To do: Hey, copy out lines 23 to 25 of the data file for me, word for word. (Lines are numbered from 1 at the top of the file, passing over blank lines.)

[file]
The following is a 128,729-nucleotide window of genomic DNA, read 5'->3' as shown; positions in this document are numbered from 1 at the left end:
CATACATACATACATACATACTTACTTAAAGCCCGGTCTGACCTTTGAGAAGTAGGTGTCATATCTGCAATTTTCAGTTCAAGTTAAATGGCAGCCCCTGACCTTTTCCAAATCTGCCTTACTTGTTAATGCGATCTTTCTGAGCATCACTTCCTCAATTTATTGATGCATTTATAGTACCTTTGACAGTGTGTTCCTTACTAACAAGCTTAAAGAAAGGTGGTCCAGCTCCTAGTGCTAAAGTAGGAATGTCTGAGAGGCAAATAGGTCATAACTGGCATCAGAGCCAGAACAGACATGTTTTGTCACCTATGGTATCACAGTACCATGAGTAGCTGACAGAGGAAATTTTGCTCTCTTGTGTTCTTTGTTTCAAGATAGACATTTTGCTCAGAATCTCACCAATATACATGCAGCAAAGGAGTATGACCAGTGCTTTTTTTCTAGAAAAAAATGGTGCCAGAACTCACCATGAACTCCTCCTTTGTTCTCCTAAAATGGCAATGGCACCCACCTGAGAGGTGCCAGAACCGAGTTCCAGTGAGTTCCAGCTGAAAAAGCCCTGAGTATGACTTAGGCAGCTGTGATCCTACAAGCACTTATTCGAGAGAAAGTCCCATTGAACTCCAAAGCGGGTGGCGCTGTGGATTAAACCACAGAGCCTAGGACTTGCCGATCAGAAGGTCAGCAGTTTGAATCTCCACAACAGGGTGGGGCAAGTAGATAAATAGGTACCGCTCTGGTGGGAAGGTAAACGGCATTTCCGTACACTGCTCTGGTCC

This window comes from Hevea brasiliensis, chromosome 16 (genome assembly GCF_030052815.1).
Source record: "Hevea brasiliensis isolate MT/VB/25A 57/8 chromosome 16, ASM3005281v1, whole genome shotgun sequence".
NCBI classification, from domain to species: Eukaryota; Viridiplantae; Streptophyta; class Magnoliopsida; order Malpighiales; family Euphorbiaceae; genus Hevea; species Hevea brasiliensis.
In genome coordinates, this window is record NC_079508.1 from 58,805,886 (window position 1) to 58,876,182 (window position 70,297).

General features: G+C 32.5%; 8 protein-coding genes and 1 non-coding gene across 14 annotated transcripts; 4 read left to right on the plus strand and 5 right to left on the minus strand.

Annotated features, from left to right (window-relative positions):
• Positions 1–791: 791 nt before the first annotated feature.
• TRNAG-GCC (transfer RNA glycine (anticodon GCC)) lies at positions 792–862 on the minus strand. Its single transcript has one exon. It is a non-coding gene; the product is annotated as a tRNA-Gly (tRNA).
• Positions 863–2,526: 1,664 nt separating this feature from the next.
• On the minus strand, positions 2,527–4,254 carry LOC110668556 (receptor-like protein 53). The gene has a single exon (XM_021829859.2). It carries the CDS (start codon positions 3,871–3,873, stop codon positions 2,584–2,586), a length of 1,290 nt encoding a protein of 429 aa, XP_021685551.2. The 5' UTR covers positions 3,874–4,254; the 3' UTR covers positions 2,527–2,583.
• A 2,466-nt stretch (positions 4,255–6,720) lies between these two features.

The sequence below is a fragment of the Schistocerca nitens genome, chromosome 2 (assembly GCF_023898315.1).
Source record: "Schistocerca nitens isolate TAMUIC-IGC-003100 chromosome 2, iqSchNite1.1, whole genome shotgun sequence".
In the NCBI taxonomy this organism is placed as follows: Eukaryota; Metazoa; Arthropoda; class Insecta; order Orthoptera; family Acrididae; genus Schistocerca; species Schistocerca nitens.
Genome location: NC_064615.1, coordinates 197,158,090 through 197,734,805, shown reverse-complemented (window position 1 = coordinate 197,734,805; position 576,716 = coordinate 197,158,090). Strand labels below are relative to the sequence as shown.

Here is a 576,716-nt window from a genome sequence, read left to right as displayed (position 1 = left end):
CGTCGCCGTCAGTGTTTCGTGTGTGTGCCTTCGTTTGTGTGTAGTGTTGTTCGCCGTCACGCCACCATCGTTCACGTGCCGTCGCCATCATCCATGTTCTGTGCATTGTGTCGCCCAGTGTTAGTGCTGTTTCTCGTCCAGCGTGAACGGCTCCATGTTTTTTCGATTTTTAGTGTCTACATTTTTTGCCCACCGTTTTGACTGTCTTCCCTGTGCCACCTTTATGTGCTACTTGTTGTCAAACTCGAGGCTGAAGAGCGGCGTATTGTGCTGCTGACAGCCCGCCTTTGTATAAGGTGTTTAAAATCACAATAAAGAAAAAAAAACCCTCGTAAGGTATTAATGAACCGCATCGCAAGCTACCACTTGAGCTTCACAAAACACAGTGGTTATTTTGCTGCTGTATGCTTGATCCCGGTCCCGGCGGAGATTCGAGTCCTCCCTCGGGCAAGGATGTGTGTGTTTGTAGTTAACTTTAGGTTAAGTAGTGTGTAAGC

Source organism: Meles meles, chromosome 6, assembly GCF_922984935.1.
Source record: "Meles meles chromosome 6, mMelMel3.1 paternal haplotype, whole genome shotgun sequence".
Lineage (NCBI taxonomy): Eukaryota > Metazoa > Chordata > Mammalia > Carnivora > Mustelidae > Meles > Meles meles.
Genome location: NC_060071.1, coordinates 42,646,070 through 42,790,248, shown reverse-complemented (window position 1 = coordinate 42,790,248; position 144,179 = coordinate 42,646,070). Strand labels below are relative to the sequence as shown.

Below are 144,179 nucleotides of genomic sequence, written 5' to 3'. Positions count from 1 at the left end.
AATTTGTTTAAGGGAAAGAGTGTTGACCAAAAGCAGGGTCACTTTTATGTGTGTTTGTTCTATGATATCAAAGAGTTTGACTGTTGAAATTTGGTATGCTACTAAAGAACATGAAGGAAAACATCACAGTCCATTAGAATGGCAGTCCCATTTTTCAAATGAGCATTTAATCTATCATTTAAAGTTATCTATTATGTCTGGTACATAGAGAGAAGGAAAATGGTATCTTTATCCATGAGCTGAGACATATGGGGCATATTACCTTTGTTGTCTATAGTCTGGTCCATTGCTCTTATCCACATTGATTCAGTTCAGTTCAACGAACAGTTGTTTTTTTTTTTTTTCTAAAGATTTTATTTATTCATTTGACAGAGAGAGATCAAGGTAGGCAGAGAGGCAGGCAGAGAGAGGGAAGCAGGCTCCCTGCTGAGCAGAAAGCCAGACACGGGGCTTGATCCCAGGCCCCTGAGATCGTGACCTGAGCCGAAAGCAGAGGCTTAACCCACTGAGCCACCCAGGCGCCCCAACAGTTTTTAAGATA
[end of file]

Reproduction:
Genome location: NC_060071.1, coordinates 42,646,070 through 42,790,248, shown reverse-complemented (window position 1 = coordinate 42,790,248; position 144,179 = coordinate 42,646,070). Strand labels below are relative to the sequence as shown.

Below are 144,179 nucleotides of genomic sequence, written 5' to 3'. Positions count from 1 at the left end.
AATTTGTTTAAGGGAAAGAGTGTTGACCAAAAGCAGGGTCACTTTTATGTGTGTTTGTTCTATGATATCAAAGAGTTTGACTGTTGAAATTTGGTATGCTACTAAAGAACATGAAGGAAAACATCACAGTCCATTAGAATGGCAGTCCCATTTTTCAAATGAGCATTTAATCTATCATTTAAAGTTATCTATTATGTCTGGTACATAGAGAGAAGGAAAATGGTATCTTTATCCATGAGCTGAGACATATGGGGCATATTACCTTTGTTGTCTATAGTCTGGTCCATTGCTCTTATCCACATTGATTCAGTTCAGTTCAACGAACAGTTGTTTTTTTTTTTTTTCTAAAGATTTTATTTATTCATTTGACAGAGAGAGATCAAGGTAGGCAGAGAGGCAGGCAGAGAGAGGGAAGCAGGCTCCCTGCTGAGCAGAAAGCCAGACACGGGGCTTGATCCCAGGCCCCTGAGATCGTGACCTGAGCCGAAAGCAGAGGCTTAACCCACTGAGCCACCCAGGCGCCCCAACAGTTTTTAAGATA